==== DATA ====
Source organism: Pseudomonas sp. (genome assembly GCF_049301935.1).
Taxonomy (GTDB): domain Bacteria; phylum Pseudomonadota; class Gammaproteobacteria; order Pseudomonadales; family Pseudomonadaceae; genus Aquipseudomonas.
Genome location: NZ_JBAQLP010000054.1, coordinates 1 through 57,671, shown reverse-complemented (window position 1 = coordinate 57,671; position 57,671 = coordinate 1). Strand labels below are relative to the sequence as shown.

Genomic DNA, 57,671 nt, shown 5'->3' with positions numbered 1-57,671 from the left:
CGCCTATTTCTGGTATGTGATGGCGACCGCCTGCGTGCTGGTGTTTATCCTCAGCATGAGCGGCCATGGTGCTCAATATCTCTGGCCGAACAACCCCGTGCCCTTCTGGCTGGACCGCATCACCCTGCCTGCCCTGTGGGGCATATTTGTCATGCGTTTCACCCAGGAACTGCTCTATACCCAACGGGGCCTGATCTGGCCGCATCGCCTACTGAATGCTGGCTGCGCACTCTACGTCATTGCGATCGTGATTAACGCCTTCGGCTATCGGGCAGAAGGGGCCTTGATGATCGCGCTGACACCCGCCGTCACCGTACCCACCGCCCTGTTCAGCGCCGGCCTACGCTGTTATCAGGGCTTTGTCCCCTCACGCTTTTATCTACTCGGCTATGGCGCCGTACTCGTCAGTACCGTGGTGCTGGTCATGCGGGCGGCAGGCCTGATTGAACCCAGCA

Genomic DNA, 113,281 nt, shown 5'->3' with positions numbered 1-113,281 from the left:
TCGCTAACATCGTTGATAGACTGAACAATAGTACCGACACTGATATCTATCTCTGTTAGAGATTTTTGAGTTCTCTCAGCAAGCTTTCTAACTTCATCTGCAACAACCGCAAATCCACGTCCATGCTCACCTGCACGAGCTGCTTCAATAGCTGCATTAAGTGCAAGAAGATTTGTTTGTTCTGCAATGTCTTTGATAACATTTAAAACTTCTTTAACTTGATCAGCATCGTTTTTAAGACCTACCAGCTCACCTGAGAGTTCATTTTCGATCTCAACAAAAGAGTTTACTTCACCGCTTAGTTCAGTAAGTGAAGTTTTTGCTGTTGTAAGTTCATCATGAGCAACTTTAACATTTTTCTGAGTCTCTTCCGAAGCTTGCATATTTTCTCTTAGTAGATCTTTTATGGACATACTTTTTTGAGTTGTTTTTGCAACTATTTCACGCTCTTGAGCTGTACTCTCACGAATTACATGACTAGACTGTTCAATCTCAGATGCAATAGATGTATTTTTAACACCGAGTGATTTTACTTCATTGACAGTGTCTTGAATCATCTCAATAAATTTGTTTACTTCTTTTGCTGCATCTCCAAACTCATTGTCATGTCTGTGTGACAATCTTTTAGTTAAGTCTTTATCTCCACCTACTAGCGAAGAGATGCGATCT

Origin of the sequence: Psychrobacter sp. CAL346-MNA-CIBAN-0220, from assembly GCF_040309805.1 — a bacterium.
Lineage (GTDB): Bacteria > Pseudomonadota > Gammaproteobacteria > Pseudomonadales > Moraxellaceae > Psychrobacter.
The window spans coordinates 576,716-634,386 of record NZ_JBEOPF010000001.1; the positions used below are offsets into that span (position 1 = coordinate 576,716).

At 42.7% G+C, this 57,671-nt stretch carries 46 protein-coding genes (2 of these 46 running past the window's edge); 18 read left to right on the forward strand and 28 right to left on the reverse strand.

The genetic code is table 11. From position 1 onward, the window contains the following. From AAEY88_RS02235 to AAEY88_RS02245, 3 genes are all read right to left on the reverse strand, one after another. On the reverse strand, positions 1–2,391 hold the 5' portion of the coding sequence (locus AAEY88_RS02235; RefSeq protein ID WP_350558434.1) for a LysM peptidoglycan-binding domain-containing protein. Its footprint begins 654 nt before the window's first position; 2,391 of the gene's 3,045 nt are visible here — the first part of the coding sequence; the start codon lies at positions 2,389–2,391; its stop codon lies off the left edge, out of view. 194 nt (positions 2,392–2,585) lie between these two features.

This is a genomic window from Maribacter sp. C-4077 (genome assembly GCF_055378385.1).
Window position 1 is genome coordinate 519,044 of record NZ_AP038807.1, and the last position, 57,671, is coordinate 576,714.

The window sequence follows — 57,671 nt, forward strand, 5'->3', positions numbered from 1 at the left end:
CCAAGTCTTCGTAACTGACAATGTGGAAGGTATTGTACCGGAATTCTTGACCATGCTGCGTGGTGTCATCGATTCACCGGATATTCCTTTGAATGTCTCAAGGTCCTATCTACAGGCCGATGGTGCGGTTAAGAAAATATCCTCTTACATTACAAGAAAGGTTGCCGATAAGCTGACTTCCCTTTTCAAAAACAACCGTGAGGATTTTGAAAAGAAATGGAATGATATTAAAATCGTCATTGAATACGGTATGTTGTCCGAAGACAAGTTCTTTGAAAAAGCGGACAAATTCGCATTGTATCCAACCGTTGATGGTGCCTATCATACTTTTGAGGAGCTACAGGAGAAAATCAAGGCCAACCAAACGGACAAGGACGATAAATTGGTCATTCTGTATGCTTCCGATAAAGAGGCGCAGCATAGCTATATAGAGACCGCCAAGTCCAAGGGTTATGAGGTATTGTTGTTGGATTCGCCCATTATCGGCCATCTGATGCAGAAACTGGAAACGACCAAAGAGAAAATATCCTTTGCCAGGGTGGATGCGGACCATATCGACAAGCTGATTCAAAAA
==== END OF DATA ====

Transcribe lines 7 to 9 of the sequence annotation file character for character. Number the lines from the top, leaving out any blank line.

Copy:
TCGCTAACATCGTTGATAGACTGAACAATAGTACCGACACTGATATCTATCTCTGTTAGAGATTTTTGAGTTCTCTCAGCAAGCTTTCTAACTTCATCTGCAACAACCGCAAATCCACGTCCATGCTCACCTGCACGAGCTGCTTCAATAGCTGCATTAAGTGCAAGAAGATTTGTTTGTTCTGCAATGTCTTTGATAACATTTAAAACTTCTTTAACTTGATCAGCATCGTTTTTAAGACCTACCAGCTCACCTGAGAGTTCATTTTCGATCTCAACAAAAGAGTTTACTTCACCGCTTAGTTCAGTAAGTGAAGTTTTTGCTGTTGTAAGTTCATCATGAGCAACTTTAACATTTTTCTGAGTCTCTTCCGAAGCTTGCATATTTTCTCTTAGTAGATCTTTTATGGACATACTTTTTTGAGTTGTTTTTGCAACTATTTCACGCTCTTGAGCTGTACTCTCACGAATTACATGACTAGACTGTTCAATCTCAGATGCAATAGATGTATTTTTAACACCGAGTGATTTTACTTCATTGACAGTGTCTTGAATCATCTCAATAAATTTGTTTACTTCTTTTGCTGCATCTCCAAACTCATTGTCATGTCTGTGTGACAATCTTTTAGTTAAGTCTTTATCTCCACCTACTAGCGAAGAGATGCGATCT

Origin of the sequence: Psychrobacter sp. CAL346-MNA-CIBAN-0220, from assembly GCF_040309805.1 — a bacterium.
Lineage (GTDB): Bacteria > Pseudomonadota > Gammaproteobacteria > Pseudomonadales > Moraxellaceae > Psychrobacter.